Pictograms are required safety data sheet elements that are intended to convey specific hazard information visually.

GHS Training: Passing Deadlines Don't Mean the Work is Over

Employers can see that employee training, while part of the first and final deadlines in OSHA's GHS transition period, is actually an ongoing obligation.

OSHA's final compliance deadline for the Globally Harmonized System of Classification and Labeling of Chemicals (GHS) has passed. OSHA now expects all companies covered by its Hazard Communication Standard (HazCom) to be in full compliance with the changes brought on by its adoption of GHS—the United Nations' model hazard communication system. This means companies should have fully updated libraries of SDSs and labels on containers. In addition, companies should have updated chemical inventory lists, written plans, and employee training information.

Just as it was necessary before GHS adoption, employers must continue to ensure employees are trained to work safely with the hazardous chemicals present in their in their work environment. This means keeping employees versed on the new 16-section strictly ordered SDS format, the six core elements of a shipped container label, any newly identified physical or health hazards associated with chemicals entering the workplace—an occurrence brought on by the new way in which chemical suppliers are required to classify their products—and how to use the company's HazCom program information to stay safe.

A Wakeup Call
The first GHS deadline focused on employee training and laid the groundwork for the GHS deadlines because workers needed to understand the new SDS and label formats in preparation for their entry in their work environment. For companies that provided regular, comprehensive employee safety training programs, meeting the GHS training deadline wasn't a major cause for concern. However, the alignment with GHS exposed the unsettling reality that many employees had never received adequate HazCom training in the first place or had been trained so long ago that they hadn’t retained the information and now lacked the basic understanding necessary to put the GHS modifications into context. For these companies, training had to not only include information about GHS, but also a refresher on OSHA HazCom basics.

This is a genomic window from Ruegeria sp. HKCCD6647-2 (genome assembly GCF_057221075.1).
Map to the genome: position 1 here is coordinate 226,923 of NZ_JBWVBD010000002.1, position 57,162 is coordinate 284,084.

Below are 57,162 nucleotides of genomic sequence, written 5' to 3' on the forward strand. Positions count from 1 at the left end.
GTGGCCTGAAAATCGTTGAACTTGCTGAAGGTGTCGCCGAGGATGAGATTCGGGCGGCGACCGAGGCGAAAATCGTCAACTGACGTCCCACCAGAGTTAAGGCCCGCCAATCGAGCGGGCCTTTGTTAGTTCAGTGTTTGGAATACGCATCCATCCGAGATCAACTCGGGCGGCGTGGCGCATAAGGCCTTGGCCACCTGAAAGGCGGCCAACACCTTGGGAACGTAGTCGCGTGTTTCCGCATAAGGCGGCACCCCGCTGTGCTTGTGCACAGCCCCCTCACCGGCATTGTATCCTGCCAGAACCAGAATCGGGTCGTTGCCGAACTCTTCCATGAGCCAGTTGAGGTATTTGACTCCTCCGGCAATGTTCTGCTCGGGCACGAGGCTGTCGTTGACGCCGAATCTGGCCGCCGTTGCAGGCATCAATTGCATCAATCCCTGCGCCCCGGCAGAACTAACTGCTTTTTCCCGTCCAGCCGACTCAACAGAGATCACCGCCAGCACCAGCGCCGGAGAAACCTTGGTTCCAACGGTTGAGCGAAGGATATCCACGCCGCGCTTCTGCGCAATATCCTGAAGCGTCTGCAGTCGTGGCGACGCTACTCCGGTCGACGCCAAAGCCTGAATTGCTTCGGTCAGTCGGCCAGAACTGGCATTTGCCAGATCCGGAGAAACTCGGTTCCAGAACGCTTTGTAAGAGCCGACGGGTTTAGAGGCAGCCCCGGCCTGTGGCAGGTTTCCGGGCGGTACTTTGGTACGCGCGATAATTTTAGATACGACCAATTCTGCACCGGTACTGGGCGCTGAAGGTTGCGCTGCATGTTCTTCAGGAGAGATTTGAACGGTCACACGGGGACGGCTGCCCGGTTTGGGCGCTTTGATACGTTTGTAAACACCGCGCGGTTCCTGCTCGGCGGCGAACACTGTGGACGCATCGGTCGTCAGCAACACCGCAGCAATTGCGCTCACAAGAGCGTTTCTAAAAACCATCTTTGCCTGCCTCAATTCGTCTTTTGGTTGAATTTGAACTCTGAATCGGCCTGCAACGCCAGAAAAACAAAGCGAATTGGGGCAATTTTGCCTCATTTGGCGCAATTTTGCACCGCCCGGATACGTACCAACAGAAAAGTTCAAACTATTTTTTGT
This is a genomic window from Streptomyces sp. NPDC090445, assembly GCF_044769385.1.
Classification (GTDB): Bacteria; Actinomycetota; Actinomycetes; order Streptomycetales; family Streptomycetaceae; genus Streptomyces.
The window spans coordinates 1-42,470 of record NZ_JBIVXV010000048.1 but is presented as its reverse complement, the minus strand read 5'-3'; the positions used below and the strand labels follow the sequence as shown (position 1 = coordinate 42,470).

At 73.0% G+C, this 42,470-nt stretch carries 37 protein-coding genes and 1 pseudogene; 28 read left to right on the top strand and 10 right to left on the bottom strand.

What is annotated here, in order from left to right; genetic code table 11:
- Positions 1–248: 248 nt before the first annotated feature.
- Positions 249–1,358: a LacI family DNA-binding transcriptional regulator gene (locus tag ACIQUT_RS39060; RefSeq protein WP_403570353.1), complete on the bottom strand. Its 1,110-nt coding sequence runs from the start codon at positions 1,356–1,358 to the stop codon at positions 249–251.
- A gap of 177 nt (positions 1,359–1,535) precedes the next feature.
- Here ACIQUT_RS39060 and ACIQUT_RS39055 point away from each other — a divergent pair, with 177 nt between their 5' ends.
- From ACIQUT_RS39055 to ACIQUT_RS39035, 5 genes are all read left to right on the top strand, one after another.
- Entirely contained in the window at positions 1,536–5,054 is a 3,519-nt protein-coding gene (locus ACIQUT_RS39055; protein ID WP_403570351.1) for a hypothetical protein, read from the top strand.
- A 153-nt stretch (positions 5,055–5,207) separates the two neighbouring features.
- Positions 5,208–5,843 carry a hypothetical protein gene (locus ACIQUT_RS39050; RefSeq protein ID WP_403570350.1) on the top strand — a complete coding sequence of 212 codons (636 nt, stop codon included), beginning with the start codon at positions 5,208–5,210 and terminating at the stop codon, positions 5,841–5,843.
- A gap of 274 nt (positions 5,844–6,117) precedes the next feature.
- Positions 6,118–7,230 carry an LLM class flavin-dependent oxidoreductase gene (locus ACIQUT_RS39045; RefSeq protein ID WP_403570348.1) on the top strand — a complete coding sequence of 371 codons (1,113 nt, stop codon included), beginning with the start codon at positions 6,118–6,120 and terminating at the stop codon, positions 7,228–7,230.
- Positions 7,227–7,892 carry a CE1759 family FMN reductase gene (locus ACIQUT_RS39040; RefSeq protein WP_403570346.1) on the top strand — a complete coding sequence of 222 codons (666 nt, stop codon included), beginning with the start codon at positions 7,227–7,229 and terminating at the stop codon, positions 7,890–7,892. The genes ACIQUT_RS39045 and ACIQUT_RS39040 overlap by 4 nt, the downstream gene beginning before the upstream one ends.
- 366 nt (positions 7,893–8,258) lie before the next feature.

These findings, along with HazCom continuing to rank second on OSHA's most frequently cited standards list, demonstrate why the agency put such emphasis on employee training when aligning its HazCom Standard to the GHS. And while GHS training may have come at a great cost—more than $95 million, according to the agency’s estimate in the final rule—the changes helped update a standard that had been largely unchanged since its establishment in 1983. The harmonization of information resulting from adoption could be seen as a way to simplify training efforts and save employers' time after the GHS transition period. OSHA's adoption of GHS provided a wakeup call for the millions of companies across the United States covered by the rule that they needed to do a better job with HazCom training.

Employers should see the GHS deadlines not simply as compliance dates that have passed, but as effective dates requiring them to be compliant with specific provisions of the modified rule from those dates forward. In this way, employers can see that employee training, while part of the first and final deadlines in OSHA's GHS transition period, is actually an ongoing obligation.

Right to Know vs. Right to Understand
A critical aspect of GHS adoption was its ability to improve employee comprehension of critical chemical safety information. When OSHA published its HazCom Standard in 1983, the concept of an employee's right to know of the hazards they work with helped shape the safety culture that is currently enforced today. The changes to the HazCom Standard under GHS took that concept one step further by introducing the idea that workers not only had the right to know about hazards in their work environment, but also the right to understand them. Considering the overall changes brought about by the GHS alignment, this subtle word adjustment is easily overlooked. However, it's a critical clue that signals how OSHA expects employees to be trained.

The pre-GHS employee right to know concept translated most literally into giving workers access to information so they know what hazards exist. This sharing of information had been facilitated through safety data sheets and labels that indicated any dangers. However, a study conducted by OSHA and the University of Maryland found that many employees didn't understand approximately one-third of the safety and health information listed on these documents.

GHS helps solve this issue with a more standardized approach to hazard communication on SDSs and labels. The harmonized and easy-to-find information presented on both communication pieces—with elements such as pictograms that help convey hazards via easy-to-understand images and content—allow employees to more quickly identify the hazards associated with the chemicals in their work environment. By instituting a simplified approach to communicating hazard information, OSHA is saying that it is not enough to just provide hazard information access, but to ensure workers understand and comprehend that information more than they may have in the past.